WARREN - While council members on Tuesday grilled Sunshine of Warren Director Anthony Iannucci about the nonprofit's $188,000 in back property taxes and fees, he said things are starting to turn around.
Councilman Alford Novak, D-2nd Ward, said he believes the organization has a huge problem of trust in the council and in the public.
"You stonewall us on any questions dealing with wages, demolitions, property taxes, condemned houses and anything that we ask for," Novak said. "We have people in the community that cut the grass, remove tires, and I've paid for Dumpsters to clean up Sunshine properties."
The county has reported that 57 of Sunshine's 87 properties have back property taxes owed to the county. Nearly half of those properties are empty.
The City of Warren and Trumbull County created Sunshine in 1993 using federal HOME grants to provide housing for low-income residents. Sunshine obtained money from the city and U.S. Department of Housing and Urban Development to purchase, rehab and construct homes, mostly in Warren. Iannucci said he doesn't know how much money Sunshine has drawn since its inception, but the nonprofit continues to draw government funds.
Councilwoman Helen Rucker, D-at large, said she believes that Sunshine has done some good things in the community over the years. She added, however, that once Iannucci realized the program was over-extended and had a significant cash-flow problem he had a responsibility to address that problem.
"You were well in your right to reduce your staff and should have worked to gotten rid of properties that no one was living in before the properties were vandalized into conditions that it would be difficult to rehab them," Rucker said. "I consider that a total failure."
Some Sunshine houses have been demolished, others are on the city demolition list, still others have been rehabbed more than once.
Because he did not have enough money to pay all of Sunshine's bills, Iannucci said he decided it was more important to pay the mortgages on time.
Iannucci told council he can see light at the end of the tunnel. As proof he cited that he has paid $74,000 in two older debts, that all of the available Sunshine houses that can be rented are rented, and that the program is hoping to sell several houses it has rehabbed.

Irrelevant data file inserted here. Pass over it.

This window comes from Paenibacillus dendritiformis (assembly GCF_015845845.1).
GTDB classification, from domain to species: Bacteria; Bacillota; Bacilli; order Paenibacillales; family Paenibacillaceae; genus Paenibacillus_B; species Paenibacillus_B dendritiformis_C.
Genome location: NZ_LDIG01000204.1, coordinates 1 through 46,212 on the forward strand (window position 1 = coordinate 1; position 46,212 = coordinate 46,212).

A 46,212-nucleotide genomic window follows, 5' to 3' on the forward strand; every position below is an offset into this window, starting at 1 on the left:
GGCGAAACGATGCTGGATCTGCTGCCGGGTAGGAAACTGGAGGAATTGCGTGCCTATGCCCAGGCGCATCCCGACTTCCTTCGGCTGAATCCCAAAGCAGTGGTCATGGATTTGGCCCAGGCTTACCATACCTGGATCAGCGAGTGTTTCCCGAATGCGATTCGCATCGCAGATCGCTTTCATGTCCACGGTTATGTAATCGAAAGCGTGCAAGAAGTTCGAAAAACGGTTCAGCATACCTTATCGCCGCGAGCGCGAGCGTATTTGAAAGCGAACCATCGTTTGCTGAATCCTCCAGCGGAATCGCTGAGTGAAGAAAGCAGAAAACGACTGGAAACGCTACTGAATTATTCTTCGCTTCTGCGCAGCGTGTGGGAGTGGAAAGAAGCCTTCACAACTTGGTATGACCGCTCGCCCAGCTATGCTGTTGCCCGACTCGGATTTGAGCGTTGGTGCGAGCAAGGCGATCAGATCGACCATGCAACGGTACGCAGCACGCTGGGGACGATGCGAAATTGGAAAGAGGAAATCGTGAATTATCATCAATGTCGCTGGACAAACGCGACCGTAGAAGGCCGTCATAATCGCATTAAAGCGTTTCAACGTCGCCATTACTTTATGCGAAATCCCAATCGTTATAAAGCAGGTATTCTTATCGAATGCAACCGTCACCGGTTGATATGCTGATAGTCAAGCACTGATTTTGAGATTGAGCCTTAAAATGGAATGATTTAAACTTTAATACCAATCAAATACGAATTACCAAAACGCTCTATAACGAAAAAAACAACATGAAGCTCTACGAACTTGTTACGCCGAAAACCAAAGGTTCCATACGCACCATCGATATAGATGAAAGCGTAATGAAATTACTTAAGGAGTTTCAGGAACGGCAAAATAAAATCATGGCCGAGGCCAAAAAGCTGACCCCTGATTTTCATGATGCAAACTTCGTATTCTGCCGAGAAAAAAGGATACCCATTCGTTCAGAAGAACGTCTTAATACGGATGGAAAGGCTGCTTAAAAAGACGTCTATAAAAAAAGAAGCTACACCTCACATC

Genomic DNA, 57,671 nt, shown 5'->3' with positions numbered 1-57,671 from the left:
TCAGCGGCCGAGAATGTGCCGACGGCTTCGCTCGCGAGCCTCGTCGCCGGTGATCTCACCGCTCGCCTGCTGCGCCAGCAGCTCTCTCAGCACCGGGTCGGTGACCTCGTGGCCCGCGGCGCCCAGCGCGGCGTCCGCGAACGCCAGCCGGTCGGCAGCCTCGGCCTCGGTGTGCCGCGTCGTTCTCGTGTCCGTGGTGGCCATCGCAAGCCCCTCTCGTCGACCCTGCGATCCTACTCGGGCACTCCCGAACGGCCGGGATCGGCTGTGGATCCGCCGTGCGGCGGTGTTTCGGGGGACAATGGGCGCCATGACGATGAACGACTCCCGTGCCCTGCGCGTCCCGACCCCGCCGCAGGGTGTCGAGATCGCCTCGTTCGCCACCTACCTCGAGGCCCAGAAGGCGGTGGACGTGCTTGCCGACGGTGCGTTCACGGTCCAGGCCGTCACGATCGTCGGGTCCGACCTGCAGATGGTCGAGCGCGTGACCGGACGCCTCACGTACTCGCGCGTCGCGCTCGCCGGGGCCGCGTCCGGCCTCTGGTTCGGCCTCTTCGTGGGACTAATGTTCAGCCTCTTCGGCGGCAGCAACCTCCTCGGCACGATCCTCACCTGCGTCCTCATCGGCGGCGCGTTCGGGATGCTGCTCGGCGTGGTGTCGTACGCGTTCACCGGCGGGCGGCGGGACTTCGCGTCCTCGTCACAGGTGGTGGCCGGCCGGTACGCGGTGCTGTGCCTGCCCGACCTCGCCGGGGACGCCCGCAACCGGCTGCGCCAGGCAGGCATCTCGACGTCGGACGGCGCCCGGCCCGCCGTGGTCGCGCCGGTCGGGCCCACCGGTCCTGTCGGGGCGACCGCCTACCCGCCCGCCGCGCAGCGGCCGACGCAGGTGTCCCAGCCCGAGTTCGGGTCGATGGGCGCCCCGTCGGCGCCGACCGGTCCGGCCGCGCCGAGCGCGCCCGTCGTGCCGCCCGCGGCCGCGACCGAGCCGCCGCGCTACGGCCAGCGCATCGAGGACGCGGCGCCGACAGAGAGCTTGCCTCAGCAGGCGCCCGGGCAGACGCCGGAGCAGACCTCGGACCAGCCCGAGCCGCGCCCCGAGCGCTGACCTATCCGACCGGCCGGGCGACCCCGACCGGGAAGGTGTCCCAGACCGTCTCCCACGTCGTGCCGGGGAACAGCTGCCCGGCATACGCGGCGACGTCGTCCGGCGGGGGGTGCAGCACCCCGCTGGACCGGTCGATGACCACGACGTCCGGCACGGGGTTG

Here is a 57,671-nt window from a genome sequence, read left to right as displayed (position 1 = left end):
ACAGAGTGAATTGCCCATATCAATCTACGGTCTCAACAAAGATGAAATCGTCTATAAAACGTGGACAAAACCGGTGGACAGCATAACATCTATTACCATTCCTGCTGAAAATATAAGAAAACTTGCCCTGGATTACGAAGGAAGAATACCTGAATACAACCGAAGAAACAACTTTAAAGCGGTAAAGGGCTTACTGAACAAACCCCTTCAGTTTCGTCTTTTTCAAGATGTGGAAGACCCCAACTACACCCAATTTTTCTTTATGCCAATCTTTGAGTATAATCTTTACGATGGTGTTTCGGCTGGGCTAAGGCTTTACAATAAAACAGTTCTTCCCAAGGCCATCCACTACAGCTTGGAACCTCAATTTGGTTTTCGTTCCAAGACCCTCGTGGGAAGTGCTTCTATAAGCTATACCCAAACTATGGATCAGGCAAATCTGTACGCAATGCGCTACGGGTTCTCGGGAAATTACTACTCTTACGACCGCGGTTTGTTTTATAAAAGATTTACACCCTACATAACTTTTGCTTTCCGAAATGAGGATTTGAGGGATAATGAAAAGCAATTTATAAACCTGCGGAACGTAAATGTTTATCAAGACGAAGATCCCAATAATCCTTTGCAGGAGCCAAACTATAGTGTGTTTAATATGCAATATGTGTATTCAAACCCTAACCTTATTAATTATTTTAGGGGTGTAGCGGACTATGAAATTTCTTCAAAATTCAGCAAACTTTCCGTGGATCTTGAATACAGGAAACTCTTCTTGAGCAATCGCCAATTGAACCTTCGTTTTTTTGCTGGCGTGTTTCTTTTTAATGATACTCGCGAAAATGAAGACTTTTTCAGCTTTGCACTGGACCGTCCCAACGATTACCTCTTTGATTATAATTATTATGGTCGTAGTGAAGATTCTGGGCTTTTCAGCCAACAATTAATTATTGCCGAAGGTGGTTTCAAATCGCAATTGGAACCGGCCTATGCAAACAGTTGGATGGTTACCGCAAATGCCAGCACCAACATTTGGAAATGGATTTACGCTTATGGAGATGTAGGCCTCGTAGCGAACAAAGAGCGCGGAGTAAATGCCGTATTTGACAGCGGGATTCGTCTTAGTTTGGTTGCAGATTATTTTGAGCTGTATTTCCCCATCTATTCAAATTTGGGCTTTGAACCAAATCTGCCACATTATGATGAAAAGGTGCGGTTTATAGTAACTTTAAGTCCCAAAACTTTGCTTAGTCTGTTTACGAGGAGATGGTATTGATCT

"We are showing two house in Hubbard and Howland townships this week," Iannucci said. "Selling these houses will allow us to pay down on our taxes."
In addition, Iannucci said the program is working with Huntington Bank to refinance the 61 homes in its portfolio from individual home loans to a blanket loan that includes all the houses, which will give Sunshine greater flexibility in selling houses that may be underwater.
Iannucci told the council that last year it paid $20,000 in back property taxes and in the last several weeks paid down on taxes of four land contract properties it is selling.
He also said he is working with the Trumbull County auditor and treasurer on a payment plan for the back taxes.
"It is not only coming up with a plan, but also to make sure we can make the payments," Iannucci said.
Iannucci said the agency got to serious property tax problem because of cash flow problems created by losing administrative fees that that were formerly supplied by HUD.
Councilman Vince Flask, D-5th Ward, described Iannucci as a victim of bad timing because he took over the housing agency just before the housing bubble burst.
"I do not believe this is all your fault," he said.